Homeland Security warns that Russia could launch cyberattack against US

WASHINGTON (Tribune News Service) — A new Department of Homeland Security bulletin warns that Russia could launch a cyberattack against U.S. targets on American soil if it believes Washington’s response to its potential invasion of Ukraine threatens its long-term national security.

DHS blasted out the memo Sunday to U.S. critical infrastructure operators and state and local governments around the country, warning that ” Russia maintains a range of offensive cyber tools that it could employ against U.S. networks” that make everything from planes to hospitals to dams and bridges operate.

Separately, a well-respected private cybersecurity firm leader warns that while “cyber espionage is already a regular facet of global activity, as the situation deteriorates, we are likely to see more aggressive information operations and disruptive cyberattacks within and outside of Ukraine.”

“The crisis in Ukraine has already proven to be a catalyst for additional aggressive cyber activity that will likely increase as the situation deteriorates,” wrote John Hultquist, vice president of threat intelligence for Mandiant, a cybersecurity firm that provides services to private enterprises, governments and law enforcement agencies worldwide.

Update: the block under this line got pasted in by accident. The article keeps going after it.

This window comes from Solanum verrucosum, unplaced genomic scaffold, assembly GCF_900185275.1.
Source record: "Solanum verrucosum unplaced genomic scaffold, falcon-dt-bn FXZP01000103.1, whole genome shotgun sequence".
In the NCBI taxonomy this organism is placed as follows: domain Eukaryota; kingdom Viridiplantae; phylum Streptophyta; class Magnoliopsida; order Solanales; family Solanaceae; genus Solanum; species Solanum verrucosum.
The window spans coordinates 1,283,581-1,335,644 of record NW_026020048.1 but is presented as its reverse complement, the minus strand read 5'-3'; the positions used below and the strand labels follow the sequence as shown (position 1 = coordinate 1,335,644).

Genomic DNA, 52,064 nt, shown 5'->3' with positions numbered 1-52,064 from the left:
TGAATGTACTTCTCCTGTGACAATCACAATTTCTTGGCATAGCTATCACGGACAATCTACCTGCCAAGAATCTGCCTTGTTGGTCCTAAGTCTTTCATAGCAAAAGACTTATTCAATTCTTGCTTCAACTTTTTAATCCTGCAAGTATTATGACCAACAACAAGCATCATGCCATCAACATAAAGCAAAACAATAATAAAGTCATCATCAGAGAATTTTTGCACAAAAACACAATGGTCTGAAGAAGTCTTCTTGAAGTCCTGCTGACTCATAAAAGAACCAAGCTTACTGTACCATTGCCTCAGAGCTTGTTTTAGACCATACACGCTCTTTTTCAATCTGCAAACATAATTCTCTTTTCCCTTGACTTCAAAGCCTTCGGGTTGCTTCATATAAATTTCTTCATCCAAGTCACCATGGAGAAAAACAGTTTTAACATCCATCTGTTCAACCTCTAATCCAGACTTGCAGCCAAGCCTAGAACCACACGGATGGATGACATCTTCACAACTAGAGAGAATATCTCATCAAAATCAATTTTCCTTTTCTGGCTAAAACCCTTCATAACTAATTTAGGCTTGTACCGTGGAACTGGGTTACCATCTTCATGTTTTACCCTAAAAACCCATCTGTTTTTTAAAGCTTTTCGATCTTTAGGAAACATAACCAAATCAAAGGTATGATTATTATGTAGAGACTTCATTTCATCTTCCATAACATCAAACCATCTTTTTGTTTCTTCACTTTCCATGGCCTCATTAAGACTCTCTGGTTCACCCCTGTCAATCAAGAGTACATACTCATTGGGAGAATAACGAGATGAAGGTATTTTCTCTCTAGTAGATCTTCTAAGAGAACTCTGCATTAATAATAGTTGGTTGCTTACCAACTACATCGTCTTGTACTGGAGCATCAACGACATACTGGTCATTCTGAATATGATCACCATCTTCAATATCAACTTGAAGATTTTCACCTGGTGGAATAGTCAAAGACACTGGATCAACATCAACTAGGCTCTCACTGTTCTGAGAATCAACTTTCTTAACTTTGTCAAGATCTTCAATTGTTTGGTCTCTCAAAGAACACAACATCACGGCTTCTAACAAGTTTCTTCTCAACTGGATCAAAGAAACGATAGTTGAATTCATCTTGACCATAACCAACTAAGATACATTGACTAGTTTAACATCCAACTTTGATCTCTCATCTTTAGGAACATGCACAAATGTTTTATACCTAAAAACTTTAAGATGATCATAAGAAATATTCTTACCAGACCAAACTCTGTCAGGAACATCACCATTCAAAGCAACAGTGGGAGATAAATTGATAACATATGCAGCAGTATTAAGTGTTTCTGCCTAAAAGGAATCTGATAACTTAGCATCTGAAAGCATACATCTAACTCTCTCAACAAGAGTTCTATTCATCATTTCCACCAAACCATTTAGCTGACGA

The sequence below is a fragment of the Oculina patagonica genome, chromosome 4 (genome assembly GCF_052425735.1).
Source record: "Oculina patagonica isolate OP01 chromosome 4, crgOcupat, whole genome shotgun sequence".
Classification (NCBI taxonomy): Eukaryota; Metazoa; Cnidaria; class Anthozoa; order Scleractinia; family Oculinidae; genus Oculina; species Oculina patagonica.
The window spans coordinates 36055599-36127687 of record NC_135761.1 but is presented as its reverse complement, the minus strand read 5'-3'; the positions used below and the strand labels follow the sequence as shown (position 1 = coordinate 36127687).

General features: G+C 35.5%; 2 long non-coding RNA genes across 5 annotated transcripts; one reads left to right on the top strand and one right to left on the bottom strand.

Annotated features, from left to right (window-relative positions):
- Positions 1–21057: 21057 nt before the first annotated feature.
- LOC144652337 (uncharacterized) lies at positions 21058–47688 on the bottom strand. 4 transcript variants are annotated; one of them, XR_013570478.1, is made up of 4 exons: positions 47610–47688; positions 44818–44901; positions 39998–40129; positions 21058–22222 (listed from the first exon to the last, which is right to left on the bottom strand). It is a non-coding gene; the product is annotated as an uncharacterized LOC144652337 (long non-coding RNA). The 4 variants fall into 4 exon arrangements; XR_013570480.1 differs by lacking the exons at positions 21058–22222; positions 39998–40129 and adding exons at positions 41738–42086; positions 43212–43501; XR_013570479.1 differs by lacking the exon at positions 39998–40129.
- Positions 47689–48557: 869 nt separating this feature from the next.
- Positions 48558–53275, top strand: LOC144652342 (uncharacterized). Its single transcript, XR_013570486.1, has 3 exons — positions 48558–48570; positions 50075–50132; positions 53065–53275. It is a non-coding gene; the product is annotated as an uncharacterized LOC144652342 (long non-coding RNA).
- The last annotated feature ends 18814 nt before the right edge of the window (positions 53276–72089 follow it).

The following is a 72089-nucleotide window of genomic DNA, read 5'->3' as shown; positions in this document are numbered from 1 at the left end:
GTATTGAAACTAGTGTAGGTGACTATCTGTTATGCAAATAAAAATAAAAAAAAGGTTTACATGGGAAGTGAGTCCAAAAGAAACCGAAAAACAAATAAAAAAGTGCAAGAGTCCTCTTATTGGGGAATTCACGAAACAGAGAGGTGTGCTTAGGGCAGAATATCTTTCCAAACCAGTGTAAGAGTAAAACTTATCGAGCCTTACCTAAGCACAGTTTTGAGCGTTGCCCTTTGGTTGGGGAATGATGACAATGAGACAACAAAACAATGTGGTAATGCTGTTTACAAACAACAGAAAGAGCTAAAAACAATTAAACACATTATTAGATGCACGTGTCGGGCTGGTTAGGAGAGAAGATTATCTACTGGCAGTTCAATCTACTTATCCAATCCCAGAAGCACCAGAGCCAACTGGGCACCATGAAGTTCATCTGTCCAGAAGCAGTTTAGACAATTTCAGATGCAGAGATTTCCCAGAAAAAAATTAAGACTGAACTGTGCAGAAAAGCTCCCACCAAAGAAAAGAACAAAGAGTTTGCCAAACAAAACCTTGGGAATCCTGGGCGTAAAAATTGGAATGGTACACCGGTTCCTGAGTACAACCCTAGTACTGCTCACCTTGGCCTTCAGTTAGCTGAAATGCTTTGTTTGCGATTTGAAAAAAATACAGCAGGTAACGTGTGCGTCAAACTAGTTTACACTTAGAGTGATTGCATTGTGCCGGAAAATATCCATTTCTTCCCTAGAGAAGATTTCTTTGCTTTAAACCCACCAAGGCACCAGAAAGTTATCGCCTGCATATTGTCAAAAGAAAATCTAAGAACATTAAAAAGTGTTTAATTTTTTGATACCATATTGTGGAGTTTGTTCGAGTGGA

“At Mandiant, we have been anticipating this activity, and we are concerned that, unlike the recent defacements and destructive attacks, future activity will not be restricted to Ukrainian targets or the public sector,” Hultquist wrote in his Jan. 20 online report.

Paul Rosenzweig, a former senior Homeland Security official, said the DHS Intelligence and Analysis bulletin underscores how even U.S. efforts to help avert a potential military conflict thousands of miles away has the potential to cause real harm to Americans here at home.

“In a globally connected world, conflicts are no longer geographically isolated. As DHS is warning, Russia may respond to U.S. actions in support of Ukraine by using offensive cyber tools against U.S. networks,” Rosenzweig told USA TODAY. “We have seen how vulnerable American systems are — think of the criminals who disrupted gas pipelines and meat packing last year. Now imagine that an angry Russia decides to take it to the next level — wastewater treatment; agriculture; transportation are all potential targets.”

If Russia were to launch such a cyberattack against U.S. targets, Washington would likely retaliate with defense or even offensive cyberweapons of its own. And that could trigger a potentially dangerous escalation that could threaten to draw the United States directly into the conflict between Russia and its neighbor Ukraine.

“That’s why the Russian attack on Ukraine is so dangerous,” Rosenzweig said. “It seems quite possible that the conflict will spin out of control — both on the ground and in the cyber universe.”

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